How do members of the audience react to Caliban in William Shakespeare's play The Tempest?

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Audience members and critics, as well as Shakespeare scholars, have likely been debating the character of Caliban for as long as the play has been staged. Caliban is a monstrosity that inspires pity in some circles, and in others, he is a rapist who inspires rage and disgust—so it is...

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Audience members and critics, as well as Shakespeare scholars, have likely been debating the character of Caliban for as long as the play has been staged. Caliban is a monstrosity that inspires pity in some circles, and in others, he is a rapist who inspires rage and disgust—so it is up to each individual to decide for him or herself how to react to Caliban.

Caliban is a native of the island on which Prospero and Miranda find themselves. Post-colonialist readings of the play are often sympathetic to Caliban, as he has been misplaced and maligned by a usurper. Here, his bad behavior and his attack on Miranda are read as natural expressions of his rage at having his home stolen from him and his status reduced to that of a servant in his own country. Other readings of Caliban discuss him as a slave figure who refuses to abide by Prospero's rules, in addition to being a victim of oppression. As well, close analysis of Caliban's deformed appearance reveals a parallel with his deformed and misshapen new existence under Prospero.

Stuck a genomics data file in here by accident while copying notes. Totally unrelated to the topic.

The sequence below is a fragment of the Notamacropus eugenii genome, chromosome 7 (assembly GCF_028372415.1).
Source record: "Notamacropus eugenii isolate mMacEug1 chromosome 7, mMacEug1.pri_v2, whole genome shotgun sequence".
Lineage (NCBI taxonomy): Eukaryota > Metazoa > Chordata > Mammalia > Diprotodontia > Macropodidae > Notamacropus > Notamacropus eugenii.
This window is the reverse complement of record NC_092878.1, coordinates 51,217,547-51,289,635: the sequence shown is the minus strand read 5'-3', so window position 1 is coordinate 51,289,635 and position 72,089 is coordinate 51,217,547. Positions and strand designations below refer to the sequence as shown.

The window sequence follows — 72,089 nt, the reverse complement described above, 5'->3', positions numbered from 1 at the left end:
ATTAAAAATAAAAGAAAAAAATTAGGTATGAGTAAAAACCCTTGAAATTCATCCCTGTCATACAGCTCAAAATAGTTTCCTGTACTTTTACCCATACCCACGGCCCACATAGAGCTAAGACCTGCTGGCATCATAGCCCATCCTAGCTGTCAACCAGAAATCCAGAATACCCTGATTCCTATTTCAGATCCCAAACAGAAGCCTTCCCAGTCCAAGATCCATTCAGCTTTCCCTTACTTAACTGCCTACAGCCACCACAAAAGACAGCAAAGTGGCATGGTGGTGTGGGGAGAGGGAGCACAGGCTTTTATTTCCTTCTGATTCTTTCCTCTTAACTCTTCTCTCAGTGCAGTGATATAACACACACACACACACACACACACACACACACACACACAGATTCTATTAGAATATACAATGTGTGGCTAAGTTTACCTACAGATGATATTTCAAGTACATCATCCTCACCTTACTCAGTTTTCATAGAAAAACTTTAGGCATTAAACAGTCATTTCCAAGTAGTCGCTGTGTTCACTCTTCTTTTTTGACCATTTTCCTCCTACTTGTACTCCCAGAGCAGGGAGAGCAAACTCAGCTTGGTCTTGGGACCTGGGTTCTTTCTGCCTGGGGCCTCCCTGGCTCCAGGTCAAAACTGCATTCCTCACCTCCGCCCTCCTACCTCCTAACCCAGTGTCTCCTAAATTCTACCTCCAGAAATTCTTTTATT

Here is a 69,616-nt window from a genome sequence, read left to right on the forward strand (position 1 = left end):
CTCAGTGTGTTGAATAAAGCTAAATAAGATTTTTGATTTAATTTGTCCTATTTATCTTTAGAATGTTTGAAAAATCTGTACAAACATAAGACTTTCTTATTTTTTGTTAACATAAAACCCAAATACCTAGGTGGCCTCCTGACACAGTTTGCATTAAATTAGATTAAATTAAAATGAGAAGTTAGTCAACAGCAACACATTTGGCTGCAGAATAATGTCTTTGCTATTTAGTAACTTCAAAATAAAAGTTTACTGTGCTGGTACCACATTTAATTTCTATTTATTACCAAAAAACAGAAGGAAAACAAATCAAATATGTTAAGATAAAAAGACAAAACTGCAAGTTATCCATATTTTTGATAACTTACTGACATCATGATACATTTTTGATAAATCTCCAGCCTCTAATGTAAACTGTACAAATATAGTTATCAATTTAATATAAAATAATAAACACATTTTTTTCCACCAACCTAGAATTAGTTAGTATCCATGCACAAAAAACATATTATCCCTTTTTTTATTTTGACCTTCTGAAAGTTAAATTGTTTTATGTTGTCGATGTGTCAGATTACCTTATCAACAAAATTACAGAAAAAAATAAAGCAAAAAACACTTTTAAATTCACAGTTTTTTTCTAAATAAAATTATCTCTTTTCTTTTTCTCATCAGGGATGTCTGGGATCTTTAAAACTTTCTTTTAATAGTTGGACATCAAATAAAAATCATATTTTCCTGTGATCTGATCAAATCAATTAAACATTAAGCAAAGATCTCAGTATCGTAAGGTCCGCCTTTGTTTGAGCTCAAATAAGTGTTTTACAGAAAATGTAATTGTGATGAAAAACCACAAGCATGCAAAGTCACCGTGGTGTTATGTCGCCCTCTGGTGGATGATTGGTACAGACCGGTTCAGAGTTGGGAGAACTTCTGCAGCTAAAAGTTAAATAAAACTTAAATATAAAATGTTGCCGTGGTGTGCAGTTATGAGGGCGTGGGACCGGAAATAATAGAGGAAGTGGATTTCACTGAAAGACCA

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Members of the audience vary in how they react to Caliban in William Shakespeare's play, The Tempest. In many ways, he can be a reviled figure, brutish, awkward, and resentful and probably originally meant to be despised as a "savage." More recent readings of Caliban though, approach him through a more sympathetic lens. Increasingly popular are post-colonial approaches to Caliban, which see him as a metaphor for indigenous peoples displaced from their birthright by western colonial powers.  The key lines supporting this are:

This island's mine, by Sycorax my mother,
Which thou tak'st from me....

...I am all the subjects that you have,
Which first was mine own king;

The island does rightfully belong to Caliban, and it is, on a certain level, unjust that he, as legitimate heir to the island, be forced to act as Prospero's servant.

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